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Corey Wootton adapting to new position on line

Defensive end Corey Wootton never dreamed he'd play an entire game at defensive tackle, but that was the plan Sunday against the Saints even before the Bears suffered another key injury.

"I would have thought maybe occasionally on third down from time-to-time, but I never thought full-time three-technique," Wootton said Tuesday at Halas Hall. "But injuries happen and I just had to step up where they needed me."


Corey Wootton has less room to maneuver at defensive tackle than he had at end.
The Bears started Wootton inside because they were down two defensive tackles; Henry Melton is out for the season with a torn ACL and Stephen Paea sat out against the Saints with a toe injury. When the position was further depleted when Nate Collins tore his ACL in the third quarter, it meant that Wootton likely would remain a tackle for the foreseeable future.

The Northwestern product had lined up inside in some passing situations, but playing the position on every down is requiring him to alter his game.

"It's just a different ballgame inside," Wootton said. "You get a lot more double teams. Guys are shorter and stouter, real good run blockers. Contact happens faster than outside, so it's definitely an adjustment. It's pad level and getting off the ball. You can't take a long step like I did at end."

With long arms and a lanky 6-6, 270-pound frame, Wootton appears ideally suited to play outside. But defensive coordinator Mel Tucker was pleased with how he performed inside Sunday.

"I thought he did well," Tucker said. "I liked him in there. He was able to get his pads down, use his hands and get off the ball. He had good anchor and played with good energy.

"He's a smart player. He's got good football awareness and instincts. He can bend. He's strong. He's got length. That's a guy that can do both. He can pick up the scheme at both positions. He can play on the left. He can play on the right; inside, outside.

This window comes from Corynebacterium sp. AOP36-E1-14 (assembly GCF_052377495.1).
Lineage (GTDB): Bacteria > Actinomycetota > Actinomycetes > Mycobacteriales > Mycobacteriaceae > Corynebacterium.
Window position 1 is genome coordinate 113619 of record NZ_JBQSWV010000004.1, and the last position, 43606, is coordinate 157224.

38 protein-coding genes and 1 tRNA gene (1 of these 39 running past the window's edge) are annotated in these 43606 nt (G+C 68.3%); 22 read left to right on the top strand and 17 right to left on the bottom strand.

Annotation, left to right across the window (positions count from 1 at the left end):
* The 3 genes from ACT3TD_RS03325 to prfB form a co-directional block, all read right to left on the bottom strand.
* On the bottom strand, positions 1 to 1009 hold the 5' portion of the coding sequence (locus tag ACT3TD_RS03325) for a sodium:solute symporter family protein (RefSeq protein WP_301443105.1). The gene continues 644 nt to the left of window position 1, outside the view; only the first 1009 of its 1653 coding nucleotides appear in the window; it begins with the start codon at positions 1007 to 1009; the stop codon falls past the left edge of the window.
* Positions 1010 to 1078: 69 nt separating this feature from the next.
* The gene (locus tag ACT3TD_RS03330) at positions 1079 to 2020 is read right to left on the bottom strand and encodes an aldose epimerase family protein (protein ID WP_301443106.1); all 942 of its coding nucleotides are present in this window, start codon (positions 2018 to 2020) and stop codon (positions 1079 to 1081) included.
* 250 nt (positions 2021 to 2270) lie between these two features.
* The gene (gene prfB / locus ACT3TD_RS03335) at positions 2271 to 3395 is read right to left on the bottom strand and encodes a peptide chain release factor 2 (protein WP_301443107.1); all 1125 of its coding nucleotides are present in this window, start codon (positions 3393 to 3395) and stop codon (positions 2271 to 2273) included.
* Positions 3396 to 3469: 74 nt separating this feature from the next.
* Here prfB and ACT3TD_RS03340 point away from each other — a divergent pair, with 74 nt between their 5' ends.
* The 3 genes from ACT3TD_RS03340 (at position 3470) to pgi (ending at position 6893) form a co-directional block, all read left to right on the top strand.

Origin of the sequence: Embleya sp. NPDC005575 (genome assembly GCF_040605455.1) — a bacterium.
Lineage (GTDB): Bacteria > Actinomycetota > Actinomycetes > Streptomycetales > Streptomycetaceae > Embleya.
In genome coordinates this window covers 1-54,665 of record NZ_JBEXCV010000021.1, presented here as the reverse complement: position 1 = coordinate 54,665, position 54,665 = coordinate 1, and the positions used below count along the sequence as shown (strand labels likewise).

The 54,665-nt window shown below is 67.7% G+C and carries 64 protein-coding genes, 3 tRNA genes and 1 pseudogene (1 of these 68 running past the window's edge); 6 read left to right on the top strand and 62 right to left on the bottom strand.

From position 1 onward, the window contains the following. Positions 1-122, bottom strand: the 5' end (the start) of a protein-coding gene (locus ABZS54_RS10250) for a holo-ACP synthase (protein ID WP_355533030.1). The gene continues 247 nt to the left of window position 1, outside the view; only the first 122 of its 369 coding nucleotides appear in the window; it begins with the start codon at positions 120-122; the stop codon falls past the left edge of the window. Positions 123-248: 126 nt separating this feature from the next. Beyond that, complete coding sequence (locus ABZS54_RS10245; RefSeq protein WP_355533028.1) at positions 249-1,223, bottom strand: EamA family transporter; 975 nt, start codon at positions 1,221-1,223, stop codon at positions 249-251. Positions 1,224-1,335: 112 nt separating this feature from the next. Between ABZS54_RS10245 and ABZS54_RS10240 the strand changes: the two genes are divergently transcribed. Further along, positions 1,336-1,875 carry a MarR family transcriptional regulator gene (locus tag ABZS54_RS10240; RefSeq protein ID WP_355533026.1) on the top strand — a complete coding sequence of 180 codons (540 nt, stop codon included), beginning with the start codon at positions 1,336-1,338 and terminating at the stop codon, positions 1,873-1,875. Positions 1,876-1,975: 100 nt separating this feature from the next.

"Those are the traits you're looking for for a guy that can multiple positions."

As he prepares for Thursday night's home game against the Giants, Wootton has to remind himself to continue to think like a tackle.

"The biggest thing is that you've got to take a shorter six-inch step and really get your feet in the ground because if you take too long of a step they're really going to be able to get you off balance," he said. "It's definitely an adjustment in there, but I got the hang of it during the game.

"I try to use my arm length to try to get the blockers off me and just be able to try to get off the ball. That's the biggest thing, especially in our scheme."

The Bears hope that Paea will be able to return against the Giants, but they're not going to rush him back into the lineup if he's not ready to play, especially with 10 days before their next game.

Either way, Landon Cohen likely will get some reps at tackle for the third straight game. Cohen made his Bears debut Sept. 29 in Detroit, just two days after he had signed with the team.

Zach Minter, an undrafted rookie from Montana State who made the opening-day roster, could make his NFL debut after being inactive in the first four games.

"We'll see how the next couple of days play out, but obviously he's here," Tucker said. "[Minter] knows what's expected out of him when called upon.

"We're all in the next-man-up mode here, regardless of position. So preparation in the meetings and on the practice field is huge for the starters and the reserves as well because you never know when your number is going to be called and what we're going to need you to do."

A full-time defensive end up until about a week ago, Wootton is living proof of that.

"Injuries happen and we have to adjust to it," he said. "They've asked me to play a different position. I have to do everything I can to give my all and just try to get better every week."

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